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Best Famous William Allingham Poems

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by William Allingham | |

On a Forenoon of Spring

 I'm glad I am alive, to see and feel 
The full deliciousness of this bright day, 
That's like a heart with nothing to conceal; 
The young leaves scarcely trembling; the blue-grey 
Rimming the cloudless ether far away; 
Brairds, hedges, shadows; mountains that reveal 
Soft sapphire; this great floor of polished steel 
Spread out amidst the landmarks of the bay.
I stoop in sunshine to our circling net From the black gunwale; tend these milky kine Up their rough path; sit by yon cottage-door Plying the diligent thread; take wings and soar-- O hark how with the season's laureate Joy culminates in song! If such a song were mine!


by William Allingham | |

An Evening

 A sunset's mounded cloud; 
A diamond evening-star; 
Sad blue hills afar; 
Love in his shroud.
Scarcely a tear to shed; Hardly a word to say; The end of a summer day; Sweet Love dead.


by William Allingham | |

Autumnal Sonnet

 Now Autumn's fire burns slowly along the woods, 
And day by day the dead leaves fall and melt, 
And night by night the monitory blast 
Wails in the key-hold, telling how it pass'd 
O'er empty fields, or upland solitudes, 
Or grim wide wave; and now the power is felt 
Of melancholy, tenderer in its moods 
Than any joy indulgent summer dealt.
Dear friends, together in the glimmering eve, Pensive and glad, with tones that recognise The soft invisible dew in each one's eyes, It may be, somewhat thus we shall have leave To walk with memory,--when distant lies Poor Earth, where we were wont to live and grieve.


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by William Allingham | |

A Seed

 See how a Seed, which Autumn flung down, 
And through the Winter neglected lay, 
Uncoils two little green leaves and two brown, 
With tiny root taking hold on the clay 
As, lifting and strengthening day by day, 
It pushes red branchless, sprouts new leaves, 
And cell after cell the Power in it weaves 
Out of the storehouse of soil and clime, 
To fashion a Tree in due course of time;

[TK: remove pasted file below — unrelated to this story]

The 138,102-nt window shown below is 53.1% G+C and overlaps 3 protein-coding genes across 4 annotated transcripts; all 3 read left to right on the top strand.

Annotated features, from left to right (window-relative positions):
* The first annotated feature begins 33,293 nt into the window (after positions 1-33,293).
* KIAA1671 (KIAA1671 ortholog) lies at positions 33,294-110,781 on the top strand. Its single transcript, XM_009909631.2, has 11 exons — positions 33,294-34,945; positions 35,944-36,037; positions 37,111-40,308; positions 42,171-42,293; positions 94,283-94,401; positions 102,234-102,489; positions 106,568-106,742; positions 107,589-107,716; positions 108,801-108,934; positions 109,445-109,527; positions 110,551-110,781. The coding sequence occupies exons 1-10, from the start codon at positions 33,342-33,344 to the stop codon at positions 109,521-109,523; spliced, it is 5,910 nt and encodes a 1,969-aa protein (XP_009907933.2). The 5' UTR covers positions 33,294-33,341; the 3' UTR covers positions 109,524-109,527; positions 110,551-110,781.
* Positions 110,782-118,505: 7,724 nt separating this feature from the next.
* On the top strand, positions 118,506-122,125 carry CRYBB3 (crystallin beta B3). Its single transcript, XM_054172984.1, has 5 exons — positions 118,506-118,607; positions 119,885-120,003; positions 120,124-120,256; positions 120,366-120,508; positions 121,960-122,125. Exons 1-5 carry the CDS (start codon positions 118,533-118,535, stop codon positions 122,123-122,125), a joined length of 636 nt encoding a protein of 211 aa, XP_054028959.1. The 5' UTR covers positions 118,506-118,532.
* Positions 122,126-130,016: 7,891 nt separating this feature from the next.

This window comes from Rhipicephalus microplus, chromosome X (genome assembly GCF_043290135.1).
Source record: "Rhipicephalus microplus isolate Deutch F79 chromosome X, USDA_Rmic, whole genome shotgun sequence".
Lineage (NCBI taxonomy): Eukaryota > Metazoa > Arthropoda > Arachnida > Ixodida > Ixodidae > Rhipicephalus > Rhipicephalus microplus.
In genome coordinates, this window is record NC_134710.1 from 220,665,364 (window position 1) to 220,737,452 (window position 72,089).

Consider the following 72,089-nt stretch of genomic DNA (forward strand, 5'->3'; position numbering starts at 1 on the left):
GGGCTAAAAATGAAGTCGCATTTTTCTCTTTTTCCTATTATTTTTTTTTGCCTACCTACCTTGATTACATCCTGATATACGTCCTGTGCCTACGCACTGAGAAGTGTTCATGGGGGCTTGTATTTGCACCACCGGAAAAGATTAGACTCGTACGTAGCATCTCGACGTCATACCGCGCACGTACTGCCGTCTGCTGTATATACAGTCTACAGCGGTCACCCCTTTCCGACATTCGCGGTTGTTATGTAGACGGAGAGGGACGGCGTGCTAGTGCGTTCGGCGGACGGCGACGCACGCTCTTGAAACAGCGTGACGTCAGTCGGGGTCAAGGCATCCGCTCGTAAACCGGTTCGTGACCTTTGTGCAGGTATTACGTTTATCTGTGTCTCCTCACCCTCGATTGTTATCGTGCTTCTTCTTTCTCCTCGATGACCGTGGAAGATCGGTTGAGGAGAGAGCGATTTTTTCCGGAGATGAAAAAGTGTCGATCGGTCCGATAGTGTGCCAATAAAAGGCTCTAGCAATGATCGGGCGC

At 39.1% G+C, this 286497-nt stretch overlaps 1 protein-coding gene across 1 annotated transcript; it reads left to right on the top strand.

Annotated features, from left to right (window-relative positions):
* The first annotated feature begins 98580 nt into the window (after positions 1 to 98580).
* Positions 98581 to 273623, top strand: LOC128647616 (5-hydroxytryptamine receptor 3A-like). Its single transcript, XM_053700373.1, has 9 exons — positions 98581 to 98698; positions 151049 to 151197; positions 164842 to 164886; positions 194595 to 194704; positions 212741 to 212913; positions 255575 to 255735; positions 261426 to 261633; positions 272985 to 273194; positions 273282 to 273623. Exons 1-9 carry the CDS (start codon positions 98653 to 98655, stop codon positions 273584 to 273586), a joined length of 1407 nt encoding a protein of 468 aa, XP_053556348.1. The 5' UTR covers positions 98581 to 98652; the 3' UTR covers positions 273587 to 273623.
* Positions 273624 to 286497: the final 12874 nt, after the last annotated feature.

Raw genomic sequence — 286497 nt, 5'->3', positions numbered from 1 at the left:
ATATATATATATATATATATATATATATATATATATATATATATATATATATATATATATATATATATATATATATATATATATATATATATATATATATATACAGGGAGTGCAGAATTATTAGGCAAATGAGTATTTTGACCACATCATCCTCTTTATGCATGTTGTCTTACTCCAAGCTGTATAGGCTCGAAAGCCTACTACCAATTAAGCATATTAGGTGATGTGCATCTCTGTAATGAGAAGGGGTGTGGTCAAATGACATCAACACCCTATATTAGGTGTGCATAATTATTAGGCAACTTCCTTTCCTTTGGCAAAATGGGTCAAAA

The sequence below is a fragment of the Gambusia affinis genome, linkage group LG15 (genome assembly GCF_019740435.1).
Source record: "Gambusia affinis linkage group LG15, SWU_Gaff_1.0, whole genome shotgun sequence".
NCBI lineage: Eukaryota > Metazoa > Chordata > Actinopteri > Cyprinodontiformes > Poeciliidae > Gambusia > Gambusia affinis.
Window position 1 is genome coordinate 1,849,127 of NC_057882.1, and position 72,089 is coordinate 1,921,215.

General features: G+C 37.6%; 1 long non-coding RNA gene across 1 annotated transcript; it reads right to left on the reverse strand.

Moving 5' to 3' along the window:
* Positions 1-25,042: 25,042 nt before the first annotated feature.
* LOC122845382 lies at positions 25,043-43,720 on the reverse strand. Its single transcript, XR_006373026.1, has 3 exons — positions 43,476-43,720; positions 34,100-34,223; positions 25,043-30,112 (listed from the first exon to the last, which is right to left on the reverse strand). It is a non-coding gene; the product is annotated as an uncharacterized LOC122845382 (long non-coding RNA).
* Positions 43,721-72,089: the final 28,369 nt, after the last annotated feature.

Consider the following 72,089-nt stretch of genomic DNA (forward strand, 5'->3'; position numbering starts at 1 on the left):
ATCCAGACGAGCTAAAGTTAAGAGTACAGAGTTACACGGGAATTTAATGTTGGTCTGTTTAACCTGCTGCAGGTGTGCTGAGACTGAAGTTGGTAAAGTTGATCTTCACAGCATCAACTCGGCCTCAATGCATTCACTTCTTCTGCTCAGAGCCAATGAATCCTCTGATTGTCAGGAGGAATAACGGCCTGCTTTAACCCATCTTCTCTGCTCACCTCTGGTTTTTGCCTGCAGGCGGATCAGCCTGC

Tree with rough bark and boughs' expansion, 
Where the Crow can build his mansion, 
Or a Man, in some new May, 
Lie under whispering leaves and say, 
"Are the ills of one's life so very bad 
When a Green Tree makes me deliciously glad?" 
As I do now.
But where shall I be When this little Seed is a tall green Tree?


by William Allingham | |

A Singer

 That which he did not feel, he would not sing; 
What most he felt, religion it was to hide 
In a dumb darkling grotto, where the spring 
Of tremulous tears, arising unespied, 
Became a holy well that durst not glide 
Into the day with moil or murmuring; 
Whereto, as if to some unlawful thing, 
He sto]e, musing or praying at its side.
But in the sun he sang with cheerful heart, Of coloured season and the whirling sphere, Warm household habitude and human mirth, The whole faith-blooded mystery of earth; And I, who had his secret, still could hear The grotto's whisper low through every part.


by William Allingham | |

Down on the Shore

 Down on the shore, on the sunny shore! 
Where the salt smell cheers the land;
Where the tide moves bright under boundless light, 
And the surge on the glittering strand; 
Where the children wade in the shallow pools, 
Or run from the froth in play; 
Where the swift little boats with milk-white wings 
Are crossing the sapphire bay, 
And the ship in full sail, with a fortunate gale, 
Holds proudy on her way; 
Where the nets are spread on the grass to dry, 
And asleep, hard by, the fishermen lie, 
Under the tent of the warm blue sky, 
With the hushing wave on its golden floor 
To sing their lullaby.
Down on the shore, on the stormy shore! Beset by a growling sea, Whose mad waves leap on the rocky steep Like wolves up a traveller's tree; Where the foam flies wide, and an angry blast Blows the curlew off, with a screech; Where the brown sea-wrack, torn up by the roots, Is flung out of fishes' reach; And the tall ship rolls on the hidden shoals, And scatters her planks on the beach; Where slate and straw through the village spin, And a cottage fronts the fiercest din With a sailor's wife sitting sad within, Hearkening the wind and the water's roar, Till at last her tears begin.


by William Allingham | |

The Little Dell

 Doleful was the land, 
Dull on, every side, 
Neither soft n'or grand, 
Barren, bleak, and wide; 
Nothing look'd with love; 
All was dingy brown; 
The very skies above 
Seem'd to sulk and frown.
Plodding sick and sad, Weary day on day; Searching, never glad, Many a miry way; Poor existence lagg'd In this barren place; While the seasons dragg'd Slowly o'er its face.